The Blame Game
Scripture: Job 5:1-7:21
Between the responses from Job’s friends and rebuttals from Job in our reading, it is easy to get lost in their conversations. Job's friends appear to give him sound advice, but because they weren’t aware of Satan’s request of God to send trouble to Job, much of what they said didn’t truly apply to Job’s situation. Rightfully so, Job seems to let their words go in one ear and out the other. Almost as if his fingers were in his ears and he was singing, "La la la la."
Eliphaz says in Job 4:8, "Who plants and cultivates evil will harvest the same." This suggests that because of his sin, Job somehow deserved all the calamities that befell him. Job’s friend indicated that God punishes His children harshly for their sin, yet we know that wasn’t the case for Job.
His hardships were not a result of sin on his part, something his friends couldn’t wrap their heads around. They didn’t know Satan’s mission and God’s permission, and therefore couldn’t rightly understand Job’s tragedies. There will be times when our suffering seems unexplainable as well. Some reasons for our pain will always be a mystery to us, like Deuteronomy 29:29 says: “The secret things belong to the LORD our God … ” He has a rhyme and reason that we can trust, even if we don’t know or understand it.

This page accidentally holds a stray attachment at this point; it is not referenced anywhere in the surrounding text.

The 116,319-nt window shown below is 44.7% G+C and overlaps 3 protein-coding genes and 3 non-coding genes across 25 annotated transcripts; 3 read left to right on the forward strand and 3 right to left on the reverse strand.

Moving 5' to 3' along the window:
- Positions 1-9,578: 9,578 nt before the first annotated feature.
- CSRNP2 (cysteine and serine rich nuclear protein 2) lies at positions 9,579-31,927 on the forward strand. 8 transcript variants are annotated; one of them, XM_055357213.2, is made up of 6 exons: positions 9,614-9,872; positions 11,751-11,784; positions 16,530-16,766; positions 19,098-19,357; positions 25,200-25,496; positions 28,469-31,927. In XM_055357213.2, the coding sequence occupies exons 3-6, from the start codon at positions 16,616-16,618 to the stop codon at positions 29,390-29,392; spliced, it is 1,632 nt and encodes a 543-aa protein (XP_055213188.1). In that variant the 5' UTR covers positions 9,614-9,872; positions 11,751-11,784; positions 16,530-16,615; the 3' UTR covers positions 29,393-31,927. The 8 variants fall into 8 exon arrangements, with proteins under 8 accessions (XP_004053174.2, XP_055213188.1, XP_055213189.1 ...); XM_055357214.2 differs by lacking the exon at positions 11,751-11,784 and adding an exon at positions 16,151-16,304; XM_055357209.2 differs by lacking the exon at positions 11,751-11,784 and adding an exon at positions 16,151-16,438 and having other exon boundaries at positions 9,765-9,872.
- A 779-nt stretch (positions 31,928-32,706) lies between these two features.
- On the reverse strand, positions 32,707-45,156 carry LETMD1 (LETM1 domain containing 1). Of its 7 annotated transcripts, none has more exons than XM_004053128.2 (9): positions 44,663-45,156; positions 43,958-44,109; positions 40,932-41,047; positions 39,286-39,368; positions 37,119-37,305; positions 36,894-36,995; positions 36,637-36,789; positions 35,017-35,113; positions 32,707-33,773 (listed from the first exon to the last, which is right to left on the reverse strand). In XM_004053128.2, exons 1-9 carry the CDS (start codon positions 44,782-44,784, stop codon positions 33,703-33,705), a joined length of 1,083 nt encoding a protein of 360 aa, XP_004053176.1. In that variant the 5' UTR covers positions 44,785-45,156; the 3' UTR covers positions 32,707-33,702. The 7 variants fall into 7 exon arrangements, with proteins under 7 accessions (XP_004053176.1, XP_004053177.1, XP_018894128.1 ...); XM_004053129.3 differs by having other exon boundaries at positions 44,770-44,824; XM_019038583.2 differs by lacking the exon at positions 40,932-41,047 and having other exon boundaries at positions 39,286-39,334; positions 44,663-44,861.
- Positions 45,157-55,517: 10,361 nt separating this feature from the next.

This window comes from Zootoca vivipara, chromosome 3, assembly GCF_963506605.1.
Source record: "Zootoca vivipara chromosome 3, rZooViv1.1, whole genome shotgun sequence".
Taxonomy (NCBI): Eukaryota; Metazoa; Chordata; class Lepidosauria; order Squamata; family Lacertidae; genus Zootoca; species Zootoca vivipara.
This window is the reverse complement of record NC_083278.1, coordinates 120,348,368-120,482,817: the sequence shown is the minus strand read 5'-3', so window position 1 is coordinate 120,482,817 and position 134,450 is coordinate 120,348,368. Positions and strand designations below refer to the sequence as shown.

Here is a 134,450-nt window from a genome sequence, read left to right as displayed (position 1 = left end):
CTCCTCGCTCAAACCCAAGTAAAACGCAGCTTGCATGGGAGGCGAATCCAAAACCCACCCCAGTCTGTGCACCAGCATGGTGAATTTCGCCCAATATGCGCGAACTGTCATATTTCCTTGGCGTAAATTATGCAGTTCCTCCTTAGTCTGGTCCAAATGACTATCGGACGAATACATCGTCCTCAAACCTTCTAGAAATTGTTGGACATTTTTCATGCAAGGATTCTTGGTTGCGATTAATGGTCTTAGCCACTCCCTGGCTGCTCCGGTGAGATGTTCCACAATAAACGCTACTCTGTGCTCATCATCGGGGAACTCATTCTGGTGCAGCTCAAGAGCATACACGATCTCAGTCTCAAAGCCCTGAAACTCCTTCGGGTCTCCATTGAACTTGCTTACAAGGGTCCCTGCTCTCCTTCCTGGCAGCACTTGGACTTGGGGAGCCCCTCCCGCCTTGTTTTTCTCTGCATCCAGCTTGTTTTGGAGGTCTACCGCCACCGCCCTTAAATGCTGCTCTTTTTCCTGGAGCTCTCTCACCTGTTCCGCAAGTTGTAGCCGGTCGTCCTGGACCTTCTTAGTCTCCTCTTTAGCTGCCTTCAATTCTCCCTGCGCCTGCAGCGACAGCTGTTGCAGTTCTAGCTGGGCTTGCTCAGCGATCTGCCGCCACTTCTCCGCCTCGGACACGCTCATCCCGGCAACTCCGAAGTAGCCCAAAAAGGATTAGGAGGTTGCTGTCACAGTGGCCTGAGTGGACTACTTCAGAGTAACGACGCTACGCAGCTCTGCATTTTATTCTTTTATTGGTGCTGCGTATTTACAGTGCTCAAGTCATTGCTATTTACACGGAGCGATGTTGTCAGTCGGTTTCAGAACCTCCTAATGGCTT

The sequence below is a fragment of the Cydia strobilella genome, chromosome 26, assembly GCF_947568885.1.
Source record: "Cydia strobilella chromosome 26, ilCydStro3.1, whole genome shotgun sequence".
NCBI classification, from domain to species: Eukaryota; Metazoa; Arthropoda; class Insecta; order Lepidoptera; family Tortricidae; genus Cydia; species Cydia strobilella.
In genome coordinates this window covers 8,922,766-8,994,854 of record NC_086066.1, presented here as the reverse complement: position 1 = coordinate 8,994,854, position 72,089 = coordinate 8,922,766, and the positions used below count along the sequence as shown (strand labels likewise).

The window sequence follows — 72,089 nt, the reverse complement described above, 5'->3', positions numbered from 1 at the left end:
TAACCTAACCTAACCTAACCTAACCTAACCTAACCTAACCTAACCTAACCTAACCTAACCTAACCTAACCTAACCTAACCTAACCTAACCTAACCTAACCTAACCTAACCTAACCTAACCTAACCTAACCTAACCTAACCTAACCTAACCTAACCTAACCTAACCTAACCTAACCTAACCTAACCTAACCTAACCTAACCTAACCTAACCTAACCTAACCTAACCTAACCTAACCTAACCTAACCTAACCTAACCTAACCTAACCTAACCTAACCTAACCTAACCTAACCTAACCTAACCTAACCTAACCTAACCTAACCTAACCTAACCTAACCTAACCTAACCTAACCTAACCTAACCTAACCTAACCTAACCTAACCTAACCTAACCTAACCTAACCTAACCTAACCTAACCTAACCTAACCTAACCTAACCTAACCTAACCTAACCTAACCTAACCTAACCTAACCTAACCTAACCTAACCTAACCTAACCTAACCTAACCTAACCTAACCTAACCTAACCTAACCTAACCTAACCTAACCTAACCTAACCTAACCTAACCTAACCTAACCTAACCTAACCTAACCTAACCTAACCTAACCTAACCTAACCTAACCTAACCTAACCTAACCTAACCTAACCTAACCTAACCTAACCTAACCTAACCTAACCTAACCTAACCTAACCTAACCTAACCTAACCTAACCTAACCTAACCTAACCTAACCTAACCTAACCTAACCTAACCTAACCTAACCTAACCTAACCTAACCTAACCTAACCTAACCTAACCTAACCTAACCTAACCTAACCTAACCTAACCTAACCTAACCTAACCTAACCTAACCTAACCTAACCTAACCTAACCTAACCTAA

Other reasons for suffering are obvious, if we’re honest with ourselves. Many times, hardships fall us on as a result of our own poor choices. Rather than accept responsibility for my sin, I’ve often played the blame game with God. What I did wasn’t so bad. This isn’t happening because I did that. God must be mad at me. Does that sound familiar to anyone?
When I find myself in this line of thinking, it is important to look beyond my circumstances and ask some hard questions.
- Do I have unconfessed sin in my life?
- Is there someone I need to forgive?
- Are there areas of disobedience in my life?
There will be times when we can’t pinpoint the reason for our pain. Only God will know why. But other times, the answer is only a few heart-check questions away. Through any and all suffering, we can trust that God is good and will endure our hardships with us.
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